FDA Commissioner Dr. Scott Gottlieb unveiling the — a document co-authored with the non-profit Mitre Corporation describing how healthcare delivery organizations can best prepare their medical devices and staff for a device security breach. The agency also announced the development of its own internal playbook to help agency staff develop and carry out an incident response plan.
In addition, the commissioner announced two memoranda of understanding (MOA) — non-binding, formal agreements between the FDA and other entities — with “multiple stakeholder groups” focused on developing panels of experts who will collect, analyze, and spread information on medical device security, called “information sharing analysis organizations.” FDA is planning discussions with the US Department of Homeland Security on another inter-agency MOA specific to medical device cybersecurity, according to the statement.
Each of these actions comes alongside the FDA’s other initiatives to improve medical device security, such as participation in a recent medical device hacking lab and an update to premarket guidance for manufacturers that will be released in a few weeks, he wrote.
Why it matters
The past few years have seen a wealth of , and a growing number of heterogeneous connected medical devices is making it difficult for providers to keep up with new vulnerabilities.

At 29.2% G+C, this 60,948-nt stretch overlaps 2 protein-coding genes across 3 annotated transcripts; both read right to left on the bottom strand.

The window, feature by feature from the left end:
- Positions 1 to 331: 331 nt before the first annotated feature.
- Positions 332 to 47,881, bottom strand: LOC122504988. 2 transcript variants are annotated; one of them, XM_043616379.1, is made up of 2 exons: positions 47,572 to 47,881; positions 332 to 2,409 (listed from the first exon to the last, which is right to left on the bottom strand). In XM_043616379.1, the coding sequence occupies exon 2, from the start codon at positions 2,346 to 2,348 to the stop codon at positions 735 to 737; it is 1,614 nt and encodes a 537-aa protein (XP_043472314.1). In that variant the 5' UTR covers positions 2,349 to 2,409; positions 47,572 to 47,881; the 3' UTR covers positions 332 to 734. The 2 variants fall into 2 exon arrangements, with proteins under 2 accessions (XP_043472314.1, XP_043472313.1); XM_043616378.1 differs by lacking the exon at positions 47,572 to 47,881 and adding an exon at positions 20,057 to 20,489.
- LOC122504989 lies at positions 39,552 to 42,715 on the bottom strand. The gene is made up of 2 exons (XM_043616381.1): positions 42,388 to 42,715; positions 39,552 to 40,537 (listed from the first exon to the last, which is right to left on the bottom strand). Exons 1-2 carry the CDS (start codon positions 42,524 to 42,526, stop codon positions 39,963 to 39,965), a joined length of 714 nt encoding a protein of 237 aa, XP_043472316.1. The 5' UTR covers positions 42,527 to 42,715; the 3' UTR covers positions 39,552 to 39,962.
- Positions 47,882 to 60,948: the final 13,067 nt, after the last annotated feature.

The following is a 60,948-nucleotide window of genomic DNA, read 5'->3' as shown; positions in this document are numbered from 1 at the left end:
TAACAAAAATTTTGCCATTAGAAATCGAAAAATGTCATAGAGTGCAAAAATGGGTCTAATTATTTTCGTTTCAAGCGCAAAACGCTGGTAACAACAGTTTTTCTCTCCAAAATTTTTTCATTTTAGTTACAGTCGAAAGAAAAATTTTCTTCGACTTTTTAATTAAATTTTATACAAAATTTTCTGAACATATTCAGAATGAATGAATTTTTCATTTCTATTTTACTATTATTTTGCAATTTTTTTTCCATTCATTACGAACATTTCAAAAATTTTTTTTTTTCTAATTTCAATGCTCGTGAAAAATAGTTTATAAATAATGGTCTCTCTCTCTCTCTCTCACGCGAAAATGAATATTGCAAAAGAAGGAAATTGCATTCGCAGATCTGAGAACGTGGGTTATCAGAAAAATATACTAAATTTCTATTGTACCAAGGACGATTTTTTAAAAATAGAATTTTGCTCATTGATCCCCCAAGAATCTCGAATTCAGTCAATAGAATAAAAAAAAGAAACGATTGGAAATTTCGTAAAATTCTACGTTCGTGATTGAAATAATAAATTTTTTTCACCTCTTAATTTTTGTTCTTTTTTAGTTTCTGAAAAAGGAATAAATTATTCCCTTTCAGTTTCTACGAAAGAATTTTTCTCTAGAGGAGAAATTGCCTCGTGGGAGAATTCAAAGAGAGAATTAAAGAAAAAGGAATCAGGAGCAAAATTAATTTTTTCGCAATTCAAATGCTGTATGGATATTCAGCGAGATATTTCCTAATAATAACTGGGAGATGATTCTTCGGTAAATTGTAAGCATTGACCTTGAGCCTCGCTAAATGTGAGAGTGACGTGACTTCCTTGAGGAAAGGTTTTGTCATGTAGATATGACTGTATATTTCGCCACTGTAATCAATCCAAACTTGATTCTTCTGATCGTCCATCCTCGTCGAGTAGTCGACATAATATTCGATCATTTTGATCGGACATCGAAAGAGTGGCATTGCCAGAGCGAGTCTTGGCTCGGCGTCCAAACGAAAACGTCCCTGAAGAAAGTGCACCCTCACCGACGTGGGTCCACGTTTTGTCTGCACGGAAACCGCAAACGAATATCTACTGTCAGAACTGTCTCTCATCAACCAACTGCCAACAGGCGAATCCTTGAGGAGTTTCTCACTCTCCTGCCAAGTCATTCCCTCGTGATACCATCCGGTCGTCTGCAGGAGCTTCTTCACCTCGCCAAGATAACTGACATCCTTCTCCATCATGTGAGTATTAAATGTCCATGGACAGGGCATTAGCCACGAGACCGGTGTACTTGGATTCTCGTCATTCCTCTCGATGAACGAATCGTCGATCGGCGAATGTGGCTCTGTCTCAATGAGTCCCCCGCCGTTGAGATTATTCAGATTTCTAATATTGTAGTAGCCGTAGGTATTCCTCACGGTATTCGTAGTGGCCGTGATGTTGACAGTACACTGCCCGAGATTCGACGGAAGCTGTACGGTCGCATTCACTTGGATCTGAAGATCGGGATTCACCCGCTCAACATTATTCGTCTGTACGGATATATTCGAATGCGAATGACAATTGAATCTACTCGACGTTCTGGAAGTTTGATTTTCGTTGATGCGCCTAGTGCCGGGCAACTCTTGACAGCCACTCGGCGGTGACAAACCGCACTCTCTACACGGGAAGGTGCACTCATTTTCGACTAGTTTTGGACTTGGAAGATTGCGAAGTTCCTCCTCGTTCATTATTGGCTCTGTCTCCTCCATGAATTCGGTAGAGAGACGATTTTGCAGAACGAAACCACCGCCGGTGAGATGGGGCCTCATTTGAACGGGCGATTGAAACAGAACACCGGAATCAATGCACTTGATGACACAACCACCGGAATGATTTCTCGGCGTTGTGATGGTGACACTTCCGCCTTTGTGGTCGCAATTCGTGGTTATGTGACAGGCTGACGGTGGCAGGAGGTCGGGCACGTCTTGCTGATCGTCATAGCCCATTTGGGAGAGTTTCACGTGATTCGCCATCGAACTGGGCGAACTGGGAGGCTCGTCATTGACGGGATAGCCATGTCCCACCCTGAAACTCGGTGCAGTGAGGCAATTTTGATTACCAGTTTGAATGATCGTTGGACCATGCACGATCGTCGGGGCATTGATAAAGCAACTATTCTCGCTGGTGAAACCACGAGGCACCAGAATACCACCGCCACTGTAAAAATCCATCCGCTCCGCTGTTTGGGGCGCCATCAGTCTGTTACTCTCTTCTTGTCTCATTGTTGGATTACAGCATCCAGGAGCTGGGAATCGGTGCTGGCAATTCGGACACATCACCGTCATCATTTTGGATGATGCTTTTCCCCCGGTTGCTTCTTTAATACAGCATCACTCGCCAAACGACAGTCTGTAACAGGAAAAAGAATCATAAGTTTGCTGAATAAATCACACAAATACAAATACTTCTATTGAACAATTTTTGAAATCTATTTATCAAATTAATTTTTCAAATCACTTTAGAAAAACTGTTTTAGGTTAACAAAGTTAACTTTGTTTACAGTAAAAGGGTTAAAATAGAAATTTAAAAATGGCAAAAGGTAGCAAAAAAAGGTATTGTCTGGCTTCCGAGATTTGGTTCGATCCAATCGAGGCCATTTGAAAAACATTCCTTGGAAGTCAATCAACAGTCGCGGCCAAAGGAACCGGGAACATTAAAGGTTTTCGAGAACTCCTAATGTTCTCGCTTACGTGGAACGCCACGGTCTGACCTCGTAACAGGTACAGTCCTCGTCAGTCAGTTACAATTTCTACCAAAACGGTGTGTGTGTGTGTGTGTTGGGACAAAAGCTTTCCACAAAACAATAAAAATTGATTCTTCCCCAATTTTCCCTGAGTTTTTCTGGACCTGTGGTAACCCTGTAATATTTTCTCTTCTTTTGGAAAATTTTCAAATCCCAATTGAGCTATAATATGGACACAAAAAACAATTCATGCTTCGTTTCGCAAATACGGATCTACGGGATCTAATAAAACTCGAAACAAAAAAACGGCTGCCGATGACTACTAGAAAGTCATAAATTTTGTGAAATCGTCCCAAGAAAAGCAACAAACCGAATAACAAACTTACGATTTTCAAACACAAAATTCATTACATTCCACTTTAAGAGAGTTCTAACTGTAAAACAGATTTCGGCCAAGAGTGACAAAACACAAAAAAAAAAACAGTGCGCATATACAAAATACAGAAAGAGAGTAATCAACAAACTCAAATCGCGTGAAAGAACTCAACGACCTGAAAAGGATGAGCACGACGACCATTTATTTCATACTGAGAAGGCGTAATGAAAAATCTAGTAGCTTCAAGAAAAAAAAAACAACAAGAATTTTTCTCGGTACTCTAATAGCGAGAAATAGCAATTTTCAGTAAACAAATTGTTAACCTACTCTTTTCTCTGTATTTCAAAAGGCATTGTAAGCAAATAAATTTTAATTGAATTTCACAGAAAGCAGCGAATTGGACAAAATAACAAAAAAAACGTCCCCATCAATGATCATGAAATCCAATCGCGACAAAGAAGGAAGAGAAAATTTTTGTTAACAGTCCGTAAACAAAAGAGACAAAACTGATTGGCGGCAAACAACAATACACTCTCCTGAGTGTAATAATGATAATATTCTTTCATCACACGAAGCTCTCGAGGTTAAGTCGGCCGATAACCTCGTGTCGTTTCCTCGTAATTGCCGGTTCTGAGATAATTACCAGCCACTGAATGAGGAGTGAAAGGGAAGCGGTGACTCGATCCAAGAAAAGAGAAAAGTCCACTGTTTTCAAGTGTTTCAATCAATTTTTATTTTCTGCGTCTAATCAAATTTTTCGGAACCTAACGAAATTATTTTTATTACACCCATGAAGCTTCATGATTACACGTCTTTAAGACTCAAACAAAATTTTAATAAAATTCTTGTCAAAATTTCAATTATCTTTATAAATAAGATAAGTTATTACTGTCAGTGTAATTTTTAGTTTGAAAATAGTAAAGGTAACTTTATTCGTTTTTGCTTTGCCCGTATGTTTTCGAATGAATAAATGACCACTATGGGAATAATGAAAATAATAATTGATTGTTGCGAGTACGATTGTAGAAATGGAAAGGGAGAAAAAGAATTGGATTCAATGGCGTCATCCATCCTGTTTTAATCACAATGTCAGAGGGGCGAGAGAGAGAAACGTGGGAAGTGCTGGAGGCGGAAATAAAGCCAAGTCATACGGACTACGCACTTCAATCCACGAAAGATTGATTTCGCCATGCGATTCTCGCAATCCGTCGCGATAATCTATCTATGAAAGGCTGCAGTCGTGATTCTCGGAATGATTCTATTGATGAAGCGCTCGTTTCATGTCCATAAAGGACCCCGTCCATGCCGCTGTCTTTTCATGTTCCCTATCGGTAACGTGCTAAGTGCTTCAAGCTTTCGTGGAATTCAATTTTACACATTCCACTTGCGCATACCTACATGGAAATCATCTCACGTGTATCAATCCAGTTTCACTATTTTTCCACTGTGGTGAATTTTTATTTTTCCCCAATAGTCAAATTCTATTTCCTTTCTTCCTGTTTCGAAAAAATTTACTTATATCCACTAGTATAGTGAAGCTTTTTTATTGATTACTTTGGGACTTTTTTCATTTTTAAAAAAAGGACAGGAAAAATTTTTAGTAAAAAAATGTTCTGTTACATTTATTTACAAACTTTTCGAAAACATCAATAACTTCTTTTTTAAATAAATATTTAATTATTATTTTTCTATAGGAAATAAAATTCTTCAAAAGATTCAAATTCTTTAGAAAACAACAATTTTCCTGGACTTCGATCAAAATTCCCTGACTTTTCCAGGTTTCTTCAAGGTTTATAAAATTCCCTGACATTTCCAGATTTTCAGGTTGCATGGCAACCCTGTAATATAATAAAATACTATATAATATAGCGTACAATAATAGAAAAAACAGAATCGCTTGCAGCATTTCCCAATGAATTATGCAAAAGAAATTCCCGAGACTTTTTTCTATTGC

“The FDA isn’t aware of any reports of an unauthorized user exploiting a cybersecurity vulnerability in a medical device that is in use by a patient,” he wrote. “But the risk of such an attack persists. And we understand that the threat of such an attack can cause alarm to patients who may have devices that are connected to a network. We want to assure patients and providers that the FDA is working hard to be prepared and responsive when medical device cyber vulnerabilities are identified.”
In addition to serving as a model for hospitals looking to establish a response plan, the newly released playbook also offers medical devices manufacturers “more opportunity to address the potential for large scale, multi-patient impact,” when designing their offerings, Gottlieb wrote.
What’s the trend
The FDA previously outlined its growing commitment to digital health and medical device security in its Fiscal Year 2019 budget request, and has generally doubled down on its digital focus since Gottlieb came on board.
On the record
“When we issued our Medical Device Safety Action Plan in April, we outlined our vision for how the FDA will continue to enhance our programs and processes to assure the safety of medical devices including advancing medical device cybersecurity,” Gottlieb wrote. “Our actions today, and those we’ll take in the coming weeks, build on that effort. We’re committed to staying ahead of these risks and unscrupulous cybercriminals who may seek to use cybersecurity vulnerabilities in a way that puts patient lives in danger.”
Focus on Cybersecurity
In October, we take a deep dive into security strategy and pressing threats.